When my uncle was a boy, and called “Peewee,” he’d follow his older sister–my mother–around the neighborhood and even let her play dress up with him. When he was in high school, around the time his mother died of cancer, the vodka in his father’s cabinet began disappearing, replaced with water. It was 1966, and “boys will be boys,” as they say. Or, at least, as his father said.
The nickname stuck throughout his life not because he was disliked, but the opposite. As with all nicknames, it made people feel closer to him. And everyone wanted to feel close to him. Even as a girl, I sensed it. This hilarious, gorgeous, charming man was my uncle and all the kids in my neighborhood knew it. When he came over, children flocked for airplane rides and tricks. He taught us how to pull our thumbs apart and gave us quarters.
Much happened I don’t know about. I do know he drank and then drove a motorcycle through a chain-link fence. He wasn’t wearing a helmet and somehow the only physical thing torn from him was a shoulder muscle. Otherwise, maybe he would have stopped drinking. But probably not.
I know he married a pretty, petite, smart woman. My aunt once smashed a cake into her husband’s face during a family gathering. I was a kid, but I remember there was tension beneath the laughter. They divorced.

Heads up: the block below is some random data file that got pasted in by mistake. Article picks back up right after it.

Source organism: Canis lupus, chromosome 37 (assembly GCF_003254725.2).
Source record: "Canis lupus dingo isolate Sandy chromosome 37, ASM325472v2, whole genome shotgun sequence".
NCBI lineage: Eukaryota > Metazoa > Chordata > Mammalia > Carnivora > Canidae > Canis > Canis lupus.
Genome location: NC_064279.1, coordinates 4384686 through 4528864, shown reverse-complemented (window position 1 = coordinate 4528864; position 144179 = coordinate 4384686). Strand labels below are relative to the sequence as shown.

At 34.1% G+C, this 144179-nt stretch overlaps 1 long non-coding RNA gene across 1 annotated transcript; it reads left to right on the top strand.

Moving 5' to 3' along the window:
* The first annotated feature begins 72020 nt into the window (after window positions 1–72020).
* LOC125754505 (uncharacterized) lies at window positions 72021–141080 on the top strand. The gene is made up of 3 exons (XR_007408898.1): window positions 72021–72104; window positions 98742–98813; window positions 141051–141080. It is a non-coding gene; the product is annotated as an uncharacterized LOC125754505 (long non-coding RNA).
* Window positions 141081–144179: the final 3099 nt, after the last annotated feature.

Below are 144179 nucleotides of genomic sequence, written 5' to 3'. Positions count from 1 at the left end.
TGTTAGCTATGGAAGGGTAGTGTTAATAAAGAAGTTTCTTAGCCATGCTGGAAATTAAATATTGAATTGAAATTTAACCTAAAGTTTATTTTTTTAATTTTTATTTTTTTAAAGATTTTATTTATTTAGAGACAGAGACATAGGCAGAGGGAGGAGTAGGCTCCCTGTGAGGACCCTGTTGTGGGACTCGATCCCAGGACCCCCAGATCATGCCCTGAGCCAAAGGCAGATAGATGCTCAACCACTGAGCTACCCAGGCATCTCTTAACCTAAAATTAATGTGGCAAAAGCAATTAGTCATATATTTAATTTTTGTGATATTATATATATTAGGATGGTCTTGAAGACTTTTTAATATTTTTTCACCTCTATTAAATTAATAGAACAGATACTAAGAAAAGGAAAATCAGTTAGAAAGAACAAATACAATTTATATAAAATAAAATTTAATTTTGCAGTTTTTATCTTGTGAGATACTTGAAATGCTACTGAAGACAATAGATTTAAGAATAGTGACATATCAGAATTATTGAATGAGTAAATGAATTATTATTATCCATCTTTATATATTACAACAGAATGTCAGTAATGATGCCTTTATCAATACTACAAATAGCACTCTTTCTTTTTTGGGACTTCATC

Being a cop probably did nothing but nurture his alcoholism. It certainly got him off the hook for dozens of DUIs. But eventually, he lost his job, too.
I know my uncle hurt many people, not least his two sons. They were younger than I and got to see less of the better version of their father. Once, he brought his toddler with him when he came to build bookshelves for my mother, for money. My mom left the house and when she returned, Uncle Peewee was passed out on the living room floor. His son was crouched beside him, crying, thinking his daddy had died.
Many people tried to help him. Many people loved him. But though he was bright and witty, drinking gave him something he thought he couldn’t find elsewhere.
I visited him in detox once. He stood when I entered, excited, and pulled me to the window. He had something to show me, something he’d been dying to show someone all morning. He pointed to the office building across the street and told me to watch and wait. “Did you see it?” he asked. The building moved, he said, if you stood in the right spot. He guessed it was on rails.
I didn’t know about hallucinating but I would have looked hard anyway, because I wanted it to be true.
Uncle Peewee got skinnier. He lost some hair, then some teeth, then his home. His mustache grew too long. His glasses were outdated, as were his jeans and sweatshirts. My mother had to lend him money, and then not, had to close the door on her brother’s face.
One day, my uncle was found dead on a motel room floor, naked. He was forty-six. The manager thought he’d died of AIDS because he was so skinny and covered with lesions from malnutrition. I don’t know what my uncle was thinking when he died. In a way, I hope he was thinking, “I have gin. I have a room. I’m happy.”